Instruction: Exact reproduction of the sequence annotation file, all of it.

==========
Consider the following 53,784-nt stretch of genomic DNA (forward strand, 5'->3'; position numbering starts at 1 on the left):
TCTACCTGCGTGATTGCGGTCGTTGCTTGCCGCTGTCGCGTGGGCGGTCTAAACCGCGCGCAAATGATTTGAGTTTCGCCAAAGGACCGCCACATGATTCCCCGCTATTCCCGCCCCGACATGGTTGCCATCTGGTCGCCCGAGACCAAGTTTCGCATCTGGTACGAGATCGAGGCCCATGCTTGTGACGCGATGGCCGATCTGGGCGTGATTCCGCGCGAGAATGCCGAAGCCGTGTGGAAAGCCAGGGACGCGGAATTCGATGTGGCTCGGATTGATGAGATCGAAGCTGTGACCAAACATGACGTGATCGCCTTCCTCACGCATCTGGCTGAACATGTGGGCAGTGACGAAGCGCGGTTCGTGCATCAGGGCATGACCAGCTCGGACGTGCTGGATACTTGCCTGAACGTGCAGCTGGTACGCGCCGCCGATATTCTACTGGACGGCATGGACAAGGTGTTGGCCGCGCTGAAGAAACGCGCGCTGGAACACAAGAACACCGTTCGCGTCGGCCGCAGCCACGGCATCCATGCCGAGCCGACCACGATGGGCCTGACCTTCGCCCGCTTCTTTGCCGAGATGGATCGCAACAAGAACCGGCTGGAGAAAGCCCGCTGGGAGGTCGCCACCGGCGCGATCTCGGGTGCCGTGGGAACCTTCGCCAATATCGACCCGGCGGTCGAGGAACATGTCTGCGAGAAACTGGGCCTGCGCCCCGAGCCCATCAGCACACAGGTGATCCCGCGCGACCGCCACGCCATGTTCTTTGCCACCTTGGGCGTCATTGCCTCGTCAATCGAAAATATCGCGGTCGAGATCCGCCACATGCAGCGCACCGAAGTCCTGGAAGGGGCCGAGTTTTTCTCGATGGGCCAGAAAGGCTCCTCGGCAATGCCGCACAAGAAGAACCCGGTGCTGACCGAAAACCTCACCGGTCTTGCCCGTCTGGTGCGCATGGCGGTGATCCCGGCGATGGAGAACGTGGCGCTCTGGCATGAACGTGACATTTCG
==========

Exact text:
Consider the following 53,784-nt stretch of genomic DNA (forward strand, 5'->3'; position numbering starts at 1 on the left):
TCTACCTGCGTGATTGCGGTCGTTGCTTGCCGCTGTCGCGTGGGCGGTCTAAACCGCGCGCAAATGATTTGAGTTTCGCCAAAGGACCGCCACATGATTCCCCGCTATTCCCGCCCCGACATGGTTGCCATCTGGTCGCCCGAGACCAAGTTTCGCATCTGGTACGAGATCGAGGCCCATGCTTGTGACGCGATGGCCGATCTGGGCGTGATTCCGCGCGAGAATGCCGAAGCCGTGTGGAAAGCCAGGGACGCGGAATTCGATGTGGCTCGGATTGATGAGATCGAAGCTGTGACCAAACATGACGTGATCGCCTTCCTCACGCATCTGGCTGAACATGTGGGCAGTGACGAAGCGCGGTTCGTGCATCAGGGCATGACCAGCTCGGACGTGCTGGATACTTGCCTGAACGTGCAGCTGGTACGCGCCGCCGATATTCTACTGGACGGCATGGACAAGGTGTTGGCCGCGCTGAAGAAACGCGCGCTGGAACACAAGAACACCGTTCGCGTCGGCCGCAGCCACGGCATCCATGCCGAGCCGACCACGATGGGCCTGACCTTCGCCCGCTTCTTTGCCGAGATGGATCGCAACAAGAACCGGCTGGAGAAAGCCCGCTGGGAGGTCGCCACCGGCGCGATCTCGGGTGCCGTGGGAACCTTCGCCAATATCGACCCGGCGGTCGAGGAACATGTCTGCGAGAAACTGGGCCTGCGCCCCGAGCCCATCAGCACACAGGTGATCCCGCGCGACCGCCACGCCATGTTCTTTGCCACCTTGGGCGTCATTGCCTCGTCAATCGAAAATATCGCGGTCGAGATCCGCCACATGCAGCGCACCGAAGTCCTGGAAGGGGCCGAGTTTTTCTCGATGGGCCAGAAAGGCTCCTCGGCAATGCCGCACAAGAAGAACCCGGTGCTGACCGAAAACCTCACCGGTCTTGCCCGTCTGGTGCGCATGGCGGTGATCCCGGCGATGGAGAACGTGGCGCTCTGGCATGAACGTGACATTTCG